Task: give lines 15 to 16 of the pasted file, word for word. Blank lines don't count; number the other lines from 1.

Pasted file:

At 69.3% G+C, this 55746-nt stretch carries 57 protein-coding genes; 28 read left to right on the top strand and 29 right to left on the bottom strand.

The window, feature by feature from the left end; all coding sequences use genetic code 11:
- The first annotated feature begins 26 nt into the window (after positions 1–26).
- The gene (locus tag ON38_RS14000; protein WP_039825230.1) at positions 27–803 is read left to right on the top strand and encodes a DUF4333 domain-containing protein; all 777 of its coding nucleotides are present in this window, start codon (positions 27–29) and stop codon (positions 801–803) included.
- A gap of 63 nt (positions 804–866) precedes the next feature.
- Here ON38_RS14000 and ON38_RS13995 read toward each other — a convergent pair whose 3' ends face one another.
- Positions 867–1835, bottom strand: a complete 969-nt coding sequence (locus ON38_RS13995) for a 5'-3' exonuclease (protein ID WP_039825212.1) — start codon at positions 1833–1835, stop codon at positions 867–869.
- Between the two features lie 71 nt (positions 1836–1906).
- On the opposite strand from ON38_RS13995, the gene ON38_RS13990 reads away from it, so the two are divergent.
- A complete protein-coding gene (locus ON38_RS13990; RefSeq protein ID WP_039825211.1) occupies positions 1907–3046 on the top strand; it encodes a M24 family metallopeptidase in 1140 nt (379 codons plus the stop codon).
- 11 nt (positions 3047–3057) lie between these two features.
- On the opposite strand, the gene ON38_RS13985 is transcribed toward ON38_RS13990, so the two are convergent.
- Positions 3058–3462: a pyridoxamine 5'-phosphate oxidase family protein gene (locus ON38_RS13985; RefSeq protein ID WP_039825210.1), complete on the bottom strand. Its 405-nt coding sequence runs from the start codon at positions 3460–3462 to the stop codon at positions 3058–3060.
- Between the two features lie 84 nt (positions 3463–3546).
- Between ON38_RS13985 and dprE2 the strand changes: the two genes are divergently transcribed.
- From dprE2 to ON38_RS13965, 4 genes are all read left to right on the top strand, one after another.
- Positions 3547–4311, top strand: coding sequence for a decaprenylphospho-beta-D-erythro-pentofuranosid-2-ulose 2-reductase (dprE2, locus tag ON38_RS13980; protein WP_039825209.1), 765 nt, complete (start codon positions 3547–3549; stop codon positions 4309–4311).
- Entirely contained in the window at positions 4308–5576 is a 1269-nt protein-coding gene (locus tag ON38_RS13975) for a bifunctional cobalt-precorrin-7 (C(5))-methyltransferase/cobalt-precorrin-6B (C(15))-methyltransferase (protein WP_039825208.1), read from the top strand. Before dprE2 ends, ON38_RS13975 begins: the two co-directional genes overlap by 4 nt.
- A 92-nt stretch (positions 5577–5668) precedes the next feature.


- Between ON38_RS13985 and dprE2 the strand changes: the two genes are divergently transcribed.
- From dprE2 to ON38_RS13965, 4 genes are all read left to right on the top strand, one after another.